BONITA SPRINGS, Florida — Offering evaluation and treatment for smoking cessation via audiovisual (AV) conferencing results in quit rates equivalent to those achieved with in-person treatment, new research shows.
Real-time AV conferencing, or telemedicine, has the potential to bridge a big gap in healthcare delivery, making it easier to provide highly specialized care from academic centers, which are usually in urban areas, to any remote location, said lead investigator Kareem Seoudy, MD, University of Texas MD Anderson Cancer Center, Houston.
The study was presented here at the American Academy of Addiction Psychiatry (AAAP) 29th Annual Meeting.
"MD Anderson has three different locations other than the main location in Houston, and we wanted people who would go for treatment at those three regional care centers to have access to the same tobacco treatment program we have here, and we thought telemedicine would be worth trying," Seoudy told Medscape Medical News.
The AV conferencing uses software from Zoom Video Communications, Inc. Seoudy noted that the software works like Facetime or Skype but is more secure and reliable.
"Patients go to one of the three other MD Anderson locations and check in as though they are going to see a physician. They enter a room where there is a large TV screen and a camera. A program psychiatrist starts the session. This is followed by a therapy session, given by a psychotherapist, which lasts from 1 to 2 hours," said Seoudy.
Following the session, the psychiatrist returns to discuss potential medical treatment. Participants on both sidescan see each other clearly, he added.
"That's the reason it's as successful as an in-person consultation. Patients and physicians are able to see the facial expressions, they are able to interact just as if they were in the same room," Seoudy said.
The current case-control study evaluated a total of 4779 patients in MD Anderson's Tobacco Treatment Program who were seen from January 2012 to August 2018.
Of these, 4481 patients (94%) were seen in person, and 298 patients (6%) were seen via AV conferencing. More than 90% of the follow-ups were conducted by telephone in both groups.
Abstinence rates were similar and did not show a significant difference at 3 months (P > .172), 6 months (P > .171), or 9 months (P > .54).
Other variables, such as years of smoking, scores on the Fagerstrom Test for Nicotine Dependence, and carbon monoxide levels, were similar for both groups, with no statistical difference.
Depression, anxiety, and sleep scores were significantly higher among patients who were seen in person. This was most likely due to the fact that the patients who were seen at MD Anderson's main campus were more acutely ill, Seoudy said.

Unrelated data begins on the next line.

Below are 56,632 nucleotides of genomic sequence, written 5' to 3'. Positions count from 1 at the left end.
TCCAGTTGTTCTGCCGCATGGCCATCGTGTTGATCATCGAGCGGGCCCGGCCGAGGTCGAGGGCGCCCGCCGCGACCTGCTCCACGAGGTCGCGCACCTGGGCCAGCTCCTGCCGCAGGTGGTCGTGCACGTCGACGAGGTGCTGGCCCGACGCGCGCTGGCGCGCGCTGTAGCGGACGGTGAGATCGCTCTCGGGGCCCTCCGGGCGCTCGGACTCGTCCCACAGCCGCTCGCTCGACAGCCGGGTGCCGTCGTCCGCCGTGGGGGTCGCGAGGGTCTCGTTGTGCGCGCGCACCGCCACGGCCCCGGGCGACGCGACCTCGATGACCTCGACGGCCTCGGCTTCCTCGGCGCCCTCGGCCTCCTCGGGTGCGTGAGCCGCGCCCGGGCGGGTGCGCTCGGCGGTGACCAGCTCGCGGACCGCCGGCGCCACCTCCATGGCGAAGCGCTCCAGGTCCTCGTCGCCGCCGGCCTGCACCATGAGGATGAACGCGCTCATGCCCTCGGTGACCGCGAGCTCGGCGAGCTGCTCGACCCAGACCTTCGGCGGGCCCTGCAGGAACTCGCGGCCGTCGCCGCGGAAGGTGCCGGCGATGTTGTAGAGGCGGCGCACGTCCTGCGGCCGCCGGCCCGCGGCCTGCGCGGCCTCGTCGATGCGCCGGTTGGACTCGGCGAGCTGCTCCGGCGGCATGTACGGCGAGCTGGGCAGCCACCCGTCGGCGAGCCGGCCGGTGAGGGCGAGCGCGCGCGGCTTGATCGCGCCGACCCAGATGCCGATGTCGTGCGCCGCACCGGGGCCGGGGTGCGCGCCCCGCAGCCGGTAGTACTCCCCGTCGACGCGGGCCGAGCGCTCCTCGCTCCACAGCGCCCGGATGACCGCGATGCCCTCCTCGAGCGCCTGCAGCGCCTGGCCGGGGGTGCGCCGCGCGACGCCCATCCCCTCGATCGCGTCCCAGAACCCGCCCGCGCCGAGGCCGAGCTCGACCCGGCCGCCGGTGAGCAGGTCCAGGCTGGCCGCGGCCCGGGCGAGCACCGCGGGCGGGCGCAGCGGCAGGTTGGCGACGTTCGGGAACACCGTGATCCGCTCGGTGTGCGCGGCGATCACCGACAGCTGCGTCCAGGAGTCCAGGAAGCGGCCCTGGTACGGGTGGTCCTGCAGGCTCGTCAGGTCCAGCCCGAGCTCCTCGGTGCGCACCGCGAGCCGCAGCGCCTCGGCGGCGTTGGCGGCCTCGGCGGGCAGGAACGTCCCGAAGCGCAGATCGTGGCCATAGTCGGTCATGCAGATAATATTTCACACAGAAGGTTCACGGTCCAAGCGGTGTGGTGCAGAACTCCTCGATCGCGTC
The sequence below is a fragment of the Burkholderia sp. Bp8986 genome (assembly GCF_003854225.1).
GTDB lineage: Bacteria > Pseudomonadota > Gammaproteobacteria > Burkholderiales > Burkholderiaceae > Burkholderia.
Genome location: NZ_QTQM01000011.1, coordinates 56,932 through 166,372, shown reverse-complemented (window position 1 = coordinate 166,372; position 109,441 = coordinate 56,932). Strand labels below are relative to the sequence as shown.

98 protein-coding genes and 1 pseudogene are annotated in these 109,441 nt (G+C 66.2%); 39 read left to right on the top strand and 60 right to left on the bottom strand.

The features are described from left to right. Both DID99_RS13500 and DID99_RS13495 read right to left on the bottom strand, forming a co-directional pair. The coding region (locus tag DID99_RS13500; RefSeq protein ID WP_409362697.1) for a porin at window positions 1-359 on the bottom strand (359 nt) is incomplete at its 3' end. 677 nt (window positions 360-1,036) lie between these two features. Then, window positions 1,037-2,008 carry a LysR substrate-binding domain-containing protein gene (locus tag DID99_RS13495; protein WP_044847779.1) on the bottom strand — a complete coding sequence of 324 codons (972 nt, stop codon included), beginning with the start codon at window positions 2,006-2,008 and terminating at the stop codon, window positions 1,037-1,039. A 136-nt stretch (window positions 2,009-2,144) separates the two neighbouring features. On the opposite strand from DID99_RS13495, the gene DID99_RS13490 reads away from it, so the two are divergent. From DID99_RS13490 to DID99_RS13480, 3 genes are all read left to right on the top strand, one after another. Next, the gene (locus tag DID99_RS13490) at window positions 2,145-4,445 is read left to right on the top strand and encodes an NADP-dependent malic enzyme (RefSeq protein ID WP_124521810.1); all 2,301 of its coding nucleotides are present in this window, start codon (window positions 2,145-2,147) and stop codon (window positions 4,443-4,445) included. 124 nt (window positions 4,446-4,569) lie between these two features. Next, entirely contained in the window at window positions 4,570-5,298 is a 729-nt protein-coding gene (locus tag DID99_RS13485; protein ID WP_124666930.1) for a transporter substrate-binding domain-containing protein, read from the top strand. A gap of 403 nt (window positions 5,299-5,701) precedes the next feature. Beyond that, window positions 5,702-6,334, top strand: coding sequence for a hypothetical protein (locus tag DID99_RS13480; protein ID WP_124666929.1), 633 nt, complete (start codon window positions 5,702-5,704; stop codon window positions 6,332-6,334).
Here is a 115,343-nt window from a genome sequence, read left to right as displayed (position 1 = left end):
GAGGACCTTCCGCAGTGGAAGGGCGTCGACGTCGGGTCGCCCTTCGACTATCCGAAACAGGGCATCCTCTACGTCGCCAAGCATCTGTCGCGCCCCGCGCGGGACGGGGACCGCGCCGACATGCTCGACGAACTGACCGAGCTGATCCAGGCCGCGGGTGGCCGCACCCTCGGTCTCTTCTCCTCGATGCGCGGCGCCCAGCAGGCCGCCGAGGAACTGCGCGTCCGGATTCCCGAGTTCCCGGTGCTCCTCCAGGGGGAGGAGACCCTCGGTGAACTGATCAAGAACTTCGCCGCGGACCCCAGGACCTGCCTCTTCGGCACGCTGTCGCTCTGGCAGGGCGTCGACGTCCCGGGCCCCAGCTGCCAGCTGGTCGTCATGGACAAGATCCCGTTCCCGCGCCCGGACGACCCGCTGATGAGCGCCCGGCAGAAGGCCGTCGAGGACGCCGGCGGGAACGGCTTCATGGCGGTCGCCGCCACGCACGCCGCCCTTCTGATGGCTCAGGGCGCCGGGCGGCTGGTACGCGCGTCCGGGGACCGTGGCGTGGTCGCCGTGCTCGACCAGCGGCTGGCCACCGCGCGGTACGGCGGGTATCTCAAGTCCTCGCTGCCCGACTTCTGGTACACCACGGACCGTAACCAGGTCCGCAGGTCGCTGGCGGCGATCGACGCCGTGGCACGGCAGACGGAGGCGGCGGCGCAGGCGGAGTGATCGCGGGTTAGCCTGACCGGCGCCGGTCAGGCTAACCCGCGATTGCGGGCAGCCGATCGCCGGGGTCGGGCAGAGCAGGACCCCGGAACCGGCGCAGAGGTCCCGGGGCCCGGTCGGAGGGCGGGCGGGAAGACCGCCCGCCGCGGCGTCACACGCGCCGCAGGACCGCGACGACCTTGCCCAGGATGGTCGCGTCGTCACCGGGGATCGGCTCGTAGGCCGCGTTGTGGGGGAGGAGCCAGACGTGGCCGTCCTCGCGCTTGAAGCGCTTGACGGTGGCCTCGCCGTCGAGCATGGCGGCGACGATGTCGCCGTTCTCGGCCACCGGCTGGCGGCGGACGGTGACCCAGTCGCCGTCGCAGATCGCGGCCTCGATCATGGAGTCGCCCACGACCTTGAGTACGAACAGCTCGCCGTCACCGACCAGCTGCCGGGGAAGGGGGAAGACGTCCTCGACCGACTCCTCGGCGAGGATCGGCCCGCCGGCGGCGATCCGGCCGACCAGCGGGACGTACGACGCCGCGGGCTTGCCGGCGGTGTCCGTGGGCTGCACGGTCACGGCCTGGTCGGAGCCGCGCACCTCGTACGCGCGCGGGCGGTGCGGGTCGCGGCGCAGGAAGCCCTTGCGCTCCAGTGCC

Currently, patients living in remote areas have to travel to one of MD Anderson's auxiliary centers to receive smoking cessation treatment. However, this may change, he said.
"We are trying to extend the use of telepsychiatry for tobacco treatment to everyone in Texas by giving them the access to have Zoom on their phone and do the consultations any time they want. As long as we have enough therapists, we can do that," Seoudy said.
"Imagine how much it could help if you are a smoker, and you are looking for help, and you can do it from home, and not just over a telephone line. You can see someone talking to you, and that someone is going to prescribe medication and send it to your house. You would be saving money, and it would be so much more convenient," he said.
Findings Encouraging, Not Surprising
Commenting on the findings for Medscape Medical News, Jonathan C. Fellers, MD, Tufts University School of Medicine, and director of integrated medication-assisted treatment, Maine Medical Center, Portland, said it has been known for some time that telephone support for tobacco cessation is effective.
"We've known for a while that telephonic support for tobacco cessation — for instance, through telephone hot lines and help lines — is just as effective as in-person counseling for tobacco cessation, so it's not entirely surprising to me that real-time audiovisual counseling can work," he said.
He added that the findings are encouraging because they show there are ways to expand treatment to underserved populations.
"This is something that I am very interested in, because Maine is a rural state, and it's very hard to reach a lot of people," said Fellers, who was not part of the study.
He added that being able to prescribe medication via AV conferencing was noteworthy.
"We know that the counseling component is just as effective through the telephone, but being able to prescribe adjuvant medications via AV is very good news.
"We don't have that many studies comparing telepsychiatry services or telehealth services with in-person services, so I think this is a really neat study just because it does make that comparison," he said.
Dr Seoudy and Dr Fellers have disclosed no relevant financial relationships.
American Academy of Addiction Psychiatry (AAAP) 29th Annual Meeting: Poster 3. Presented December 9, 2018.
Medscape Medical News © 2018
Cite this: Real-Time Remote Therapies Effective for Smoking Cessation - Medscape - Dec 11, 2018.